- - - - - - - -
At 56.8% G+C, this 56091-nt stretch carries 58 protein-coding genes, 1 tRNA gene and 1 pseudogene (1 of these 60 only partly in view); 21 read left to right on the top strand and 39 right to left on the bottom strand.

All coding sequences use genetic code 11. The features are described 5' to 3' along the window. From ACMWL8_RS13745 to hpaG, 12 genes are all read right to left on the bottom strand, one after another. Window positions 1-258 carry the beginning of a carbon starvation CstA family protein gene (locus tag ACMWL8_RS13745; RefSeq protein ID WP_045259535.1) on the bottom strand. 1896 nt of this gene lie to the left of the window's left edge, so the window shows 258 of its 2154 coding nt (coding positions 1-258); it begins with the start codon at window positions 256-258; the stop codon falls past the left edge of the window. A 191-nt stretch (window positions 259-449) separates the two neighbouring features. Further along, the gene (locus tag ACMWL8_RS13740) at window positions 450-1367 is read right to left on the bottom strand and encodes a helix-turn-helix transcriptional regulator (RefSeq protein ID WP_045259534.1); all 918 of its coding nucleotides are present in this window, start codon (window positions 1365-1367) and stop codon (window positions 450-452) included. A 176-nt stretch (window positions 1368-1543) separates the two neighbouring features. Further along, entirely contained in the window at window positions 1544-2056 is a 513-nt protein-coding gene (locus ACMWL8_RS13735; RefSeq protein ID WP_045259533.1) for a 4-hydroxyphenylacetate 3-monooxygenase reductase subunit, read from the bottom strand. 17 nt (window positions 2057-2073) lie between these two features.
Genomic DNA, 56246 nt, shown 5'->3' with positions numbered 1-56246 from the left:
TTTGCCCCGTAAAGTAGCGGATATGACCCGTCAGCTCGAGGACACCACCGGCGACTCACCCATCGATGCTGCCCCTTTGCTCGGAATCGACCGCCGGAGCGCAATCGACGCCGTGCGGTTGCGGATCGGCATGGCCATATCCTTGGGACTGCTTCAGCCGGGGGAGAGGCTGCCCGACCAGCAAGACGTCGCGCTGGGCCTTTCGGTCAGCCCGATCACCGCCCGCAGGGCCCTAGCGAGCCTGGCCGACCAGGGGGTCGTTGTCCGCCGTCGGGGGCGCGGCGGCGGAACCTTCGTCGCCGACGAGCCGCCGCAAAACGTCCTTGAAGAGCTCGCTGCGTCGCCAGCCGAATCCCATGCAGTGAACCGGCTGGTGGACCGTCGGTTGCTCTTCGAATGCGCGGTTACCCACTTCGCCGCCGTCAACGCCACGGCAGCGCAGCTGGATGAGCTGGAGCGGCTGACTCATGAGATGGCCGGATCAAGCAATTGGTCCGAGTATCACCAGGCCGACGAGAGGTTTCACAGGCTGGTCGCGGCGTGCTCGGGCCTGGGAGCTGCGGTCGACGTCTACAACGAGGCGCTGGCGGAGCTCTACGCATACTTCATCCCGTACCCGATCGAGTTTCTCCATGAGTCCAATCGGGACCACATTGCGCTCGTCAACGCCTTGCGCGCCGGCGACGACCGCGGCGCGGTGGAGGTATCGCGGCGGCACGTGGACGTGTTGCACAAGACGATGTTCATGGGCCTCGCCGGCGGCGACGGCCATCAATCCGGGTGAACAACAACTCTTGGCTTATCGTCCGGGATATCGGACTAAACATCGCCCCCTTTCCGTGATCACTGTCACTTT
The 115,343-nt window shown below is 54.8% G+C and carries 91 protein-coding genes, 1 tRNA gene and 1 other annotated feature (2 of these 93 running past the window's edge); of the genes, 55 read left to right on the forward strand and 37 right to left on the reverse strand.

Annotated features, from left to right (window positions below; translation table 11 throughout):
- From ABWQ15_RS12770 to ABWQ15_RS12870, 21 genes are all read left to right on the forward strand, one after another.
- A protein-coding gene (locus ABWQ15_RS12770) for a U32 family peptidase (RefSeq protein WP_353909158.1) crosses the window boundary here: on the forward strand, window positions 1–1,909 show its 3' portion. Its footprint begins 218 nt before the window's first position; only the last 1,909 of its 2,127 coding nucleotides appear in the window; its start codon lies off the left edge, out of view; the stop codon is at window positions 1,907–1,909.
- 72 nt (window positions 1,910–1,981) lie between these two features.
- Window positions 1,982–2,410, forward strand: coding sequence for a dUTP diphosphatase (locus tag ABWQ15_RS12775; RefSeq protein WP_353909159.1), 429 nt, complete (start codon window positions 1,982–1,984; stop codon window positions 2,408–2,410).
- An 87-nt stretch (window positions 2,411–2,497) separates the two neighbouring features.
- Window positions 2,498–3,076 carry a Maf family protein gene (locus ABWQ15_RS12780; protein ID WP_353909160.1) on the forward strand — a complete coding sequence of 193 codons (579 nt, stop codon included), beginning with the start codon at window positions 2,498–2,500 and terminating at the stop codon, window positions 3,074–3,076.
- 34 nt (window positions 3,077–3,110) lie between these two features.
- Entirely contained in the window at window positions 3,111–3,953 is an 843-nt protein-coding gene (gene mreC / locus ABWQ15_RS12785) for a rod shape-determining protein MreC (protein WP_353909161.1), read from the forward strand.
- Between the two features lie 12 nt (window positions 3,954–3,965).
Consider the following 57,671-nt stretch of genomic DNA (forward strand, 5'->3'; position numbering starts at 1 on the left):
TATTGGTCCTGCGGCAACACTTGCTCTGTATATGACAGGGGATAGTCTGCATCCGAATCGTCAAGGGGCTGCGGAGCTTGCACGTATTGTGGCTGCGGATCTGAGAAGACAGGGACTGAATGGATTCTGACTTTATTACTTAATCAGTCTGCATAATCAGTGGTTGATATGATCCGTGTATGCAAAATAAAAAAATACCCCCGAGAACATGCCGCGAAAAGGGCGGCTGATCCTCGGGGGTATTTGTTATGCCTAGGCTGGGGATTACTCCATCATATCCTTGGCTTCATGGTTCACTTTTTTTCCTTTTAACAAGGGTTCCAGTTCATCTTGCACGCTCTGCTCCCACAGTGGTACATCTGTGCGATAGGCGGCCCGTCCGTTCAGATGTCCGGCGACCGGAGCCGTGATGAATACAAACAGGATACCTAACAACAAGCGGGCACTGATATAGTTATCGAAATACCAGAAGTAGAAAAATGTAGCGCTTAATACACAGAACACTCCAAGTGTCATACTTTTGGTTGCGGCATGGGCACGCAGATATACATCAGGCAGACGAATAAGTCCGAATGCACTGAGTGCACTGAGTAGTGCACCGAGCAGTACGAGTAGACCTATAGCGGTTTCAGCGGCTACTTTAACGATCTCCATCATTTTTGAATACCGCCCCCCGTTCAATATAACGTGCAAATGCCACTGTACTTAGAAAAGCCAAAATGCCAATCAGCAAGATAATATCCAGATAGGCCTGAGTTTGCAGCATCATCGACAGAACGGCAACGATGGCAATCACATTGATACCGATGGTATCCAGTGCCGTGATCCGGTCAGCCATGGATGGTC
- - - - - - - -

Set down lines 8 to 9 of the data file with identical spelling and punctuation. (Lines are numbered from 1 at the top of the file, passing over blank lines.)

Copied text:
- A protein-coding gene (locus ABWQ15_RS12770) for a U32 family peptidase (RefSeq protein WP_353909158.1) crosses the window boundary here: on the forward strand, window positions 1–1,909 show its 3' portion. Its footprint begins 218 nt before the window's first position; only the last 1,909 of its 2,127 coding nucleotides appear in the window; its start codon lies off the left edge, out of view; the stop codon is at window positions 1,907–1,909.
- 72 nt (window positions 1,910–1,981) lie between these two features.